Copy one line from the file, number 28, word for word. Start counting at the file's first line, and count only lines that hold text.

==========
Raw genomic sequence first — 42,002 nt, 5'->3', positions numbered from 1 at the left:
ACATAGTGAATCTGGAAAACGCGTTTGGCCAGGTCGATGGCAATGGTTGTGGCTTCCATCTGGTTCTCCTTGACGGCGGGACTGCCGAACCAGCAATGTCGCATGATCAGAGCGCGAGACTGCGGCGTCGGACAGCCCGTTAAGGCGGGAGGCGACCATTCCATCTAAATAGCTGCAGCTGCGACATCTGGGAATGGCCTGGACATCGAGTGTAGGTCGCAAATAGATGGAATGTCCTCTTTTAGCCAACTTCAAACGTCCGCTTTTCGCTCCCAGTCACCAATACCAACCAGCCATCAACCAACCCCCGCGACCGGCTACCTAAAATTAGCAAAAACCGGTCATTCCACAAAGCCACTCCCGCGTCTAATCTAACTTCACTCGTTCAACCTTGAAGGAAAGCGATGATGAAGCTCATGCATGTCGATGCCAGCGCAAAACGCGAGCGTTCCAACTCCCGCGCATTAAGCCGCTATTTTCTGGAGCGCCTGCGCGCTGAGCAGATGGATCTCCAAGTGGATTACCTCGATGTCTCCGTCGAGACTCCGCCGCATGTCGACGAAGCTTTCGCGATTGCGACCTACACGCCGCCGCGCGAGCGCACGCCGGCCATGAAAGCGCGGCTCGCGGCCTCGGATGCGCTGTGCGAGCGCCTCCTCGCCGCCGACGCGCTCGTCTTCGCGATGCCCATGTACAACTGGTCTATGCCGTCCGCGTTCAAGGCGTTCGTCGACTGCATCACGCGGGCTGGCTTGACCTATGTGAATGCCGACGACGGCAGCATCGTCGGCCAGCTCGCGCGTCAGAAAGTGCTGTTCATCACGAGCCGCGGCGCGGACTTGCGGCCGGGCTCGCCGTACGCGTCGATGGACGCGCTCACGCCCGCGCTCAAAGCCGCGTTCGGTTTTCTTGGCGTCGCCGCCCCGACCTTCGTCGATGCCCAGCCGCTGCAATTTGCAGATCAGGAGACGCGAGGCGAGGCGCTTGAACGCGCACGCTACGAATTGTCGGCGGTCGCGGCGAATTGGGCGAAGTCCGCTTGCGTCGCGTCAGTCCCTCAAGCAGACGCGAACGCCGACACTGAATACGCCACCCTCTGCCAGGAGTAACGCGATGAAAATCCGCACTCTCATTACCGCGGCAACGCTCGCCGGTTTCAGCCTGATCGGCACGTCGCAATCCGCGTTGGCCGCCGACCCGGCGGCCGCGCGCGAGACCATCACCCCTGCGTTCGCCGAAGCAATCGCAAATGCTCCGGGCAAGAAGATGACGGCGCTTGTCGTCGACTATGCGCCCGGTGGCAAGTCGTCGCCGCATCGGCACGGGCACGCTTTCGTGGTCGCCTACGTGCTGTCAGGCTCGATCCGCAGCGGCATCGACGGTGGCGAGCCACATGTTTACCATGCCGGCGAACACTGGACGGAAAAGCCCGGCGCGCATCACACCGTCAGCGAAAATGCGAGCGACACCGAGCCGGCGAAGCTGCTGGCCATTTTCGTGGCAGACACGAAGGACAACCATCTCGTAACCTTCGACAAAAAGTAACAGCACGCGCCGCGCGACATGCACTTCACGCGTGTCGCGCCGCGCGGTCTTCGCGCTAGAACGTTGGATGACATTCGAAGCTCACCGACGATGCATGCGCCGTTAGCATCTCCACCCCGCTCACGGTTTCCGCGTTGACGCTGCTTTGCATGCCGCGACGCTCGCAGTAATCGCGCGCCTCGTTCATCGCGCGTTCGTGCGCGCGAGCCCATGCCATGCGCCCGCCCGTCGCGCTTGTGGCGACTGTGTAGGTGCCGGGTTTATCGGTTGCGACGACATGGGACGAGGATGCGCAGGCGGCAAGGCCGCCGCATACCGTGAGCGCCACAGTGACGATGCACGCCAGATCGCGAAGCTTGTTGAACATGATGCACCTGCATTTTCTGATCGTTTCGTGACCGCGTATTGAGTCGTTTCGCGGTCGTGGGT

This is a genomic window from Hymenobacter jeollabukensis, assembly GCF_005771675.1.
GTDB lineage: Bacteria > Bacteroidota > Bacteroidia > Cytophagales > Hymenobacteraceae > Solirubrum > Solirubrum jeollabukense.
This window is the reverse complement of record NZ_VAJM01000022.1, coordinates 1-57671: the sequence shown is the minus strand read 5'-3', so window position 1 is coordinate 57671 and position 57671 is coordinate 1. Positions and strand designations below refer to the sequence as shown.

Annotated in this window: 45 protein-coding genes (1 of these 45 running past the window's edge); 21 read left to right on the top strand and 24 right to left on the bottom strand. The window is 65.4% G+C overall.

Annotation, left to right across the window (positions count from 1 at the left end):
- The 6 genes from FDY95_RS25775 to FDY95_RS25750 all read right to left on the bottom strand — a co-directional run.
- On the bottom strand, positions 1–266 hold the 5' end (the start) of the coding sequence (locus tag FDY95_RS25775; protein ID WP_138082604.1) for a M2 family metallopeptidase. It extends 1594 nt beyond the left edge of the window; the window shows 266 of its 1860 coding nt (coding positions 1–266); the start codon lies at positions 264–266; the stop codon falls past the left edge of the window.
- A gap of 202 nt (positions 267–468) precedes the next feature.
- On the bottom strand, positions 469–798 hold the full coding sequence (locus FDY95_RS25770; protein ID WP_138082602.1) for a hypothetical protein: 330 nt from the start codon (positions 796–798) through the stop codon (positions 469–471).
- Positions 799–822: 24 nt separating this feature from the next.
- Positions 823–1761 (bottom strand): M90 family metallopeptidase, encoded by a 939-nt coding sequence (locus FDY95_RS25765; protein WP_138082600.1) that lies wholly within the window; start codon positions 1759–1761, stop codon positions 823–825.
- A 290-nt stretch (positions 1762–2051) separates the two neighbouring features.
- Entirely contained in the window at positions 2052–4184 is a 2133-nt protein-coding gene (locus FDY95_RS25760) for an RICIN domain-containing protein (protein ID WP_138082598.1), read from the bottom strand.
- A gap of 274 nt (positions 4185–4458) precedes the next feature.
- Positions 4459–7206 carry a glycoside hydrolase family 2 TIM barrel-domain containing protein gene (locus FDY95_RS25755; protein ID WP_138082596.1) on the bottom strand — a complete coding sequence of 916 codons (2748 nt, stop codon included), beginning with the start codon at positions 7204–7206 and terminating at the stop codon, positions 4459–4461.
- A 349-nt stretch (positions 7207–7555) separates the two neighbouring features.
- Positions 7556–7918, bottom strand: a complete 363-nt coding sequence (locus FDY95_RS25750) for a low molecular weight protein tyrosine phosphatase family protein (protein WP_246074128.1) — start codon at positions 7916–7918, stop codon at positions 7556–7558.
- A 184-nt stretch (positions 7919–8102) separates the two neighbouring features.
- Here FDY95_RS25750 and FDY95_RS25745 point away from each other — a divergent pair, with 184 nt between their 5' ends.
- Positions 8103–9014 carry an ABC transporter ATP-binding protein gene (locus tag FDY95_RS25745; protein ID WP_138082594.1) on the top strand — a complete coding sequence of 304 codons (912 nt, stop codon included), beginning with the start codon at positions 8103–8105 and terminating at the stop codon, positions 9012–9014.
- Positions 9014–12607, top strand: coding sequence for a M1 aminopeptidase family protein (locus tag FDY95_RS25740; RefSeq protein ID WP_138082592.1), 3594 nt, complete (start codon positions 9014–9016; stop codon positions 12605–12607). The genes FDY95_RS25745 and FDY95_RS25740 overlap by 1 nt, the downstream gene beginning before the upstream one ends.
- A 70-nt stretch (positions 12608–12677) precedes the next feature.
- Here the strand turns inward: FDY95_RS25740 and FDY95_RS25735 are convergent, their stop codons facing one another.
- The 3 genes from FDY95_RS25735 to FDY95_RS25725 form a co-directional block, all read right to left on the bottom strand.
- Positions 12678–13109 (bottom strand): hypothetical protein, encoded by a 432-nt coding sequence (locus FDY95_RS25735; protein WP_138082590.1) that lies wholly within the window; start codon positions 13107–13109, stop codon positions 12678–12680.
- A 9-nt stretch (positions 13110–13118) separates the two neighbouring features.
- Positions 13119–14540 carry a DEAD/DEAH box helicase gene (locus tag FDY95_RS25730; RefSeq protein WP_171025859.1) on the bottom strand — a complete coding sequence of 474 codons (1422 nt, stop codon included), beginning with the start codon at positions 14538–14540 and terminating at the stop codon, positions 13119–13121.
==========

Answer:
- A 9-nt stretch (positions 13110–13118) separates the two neighbouring features.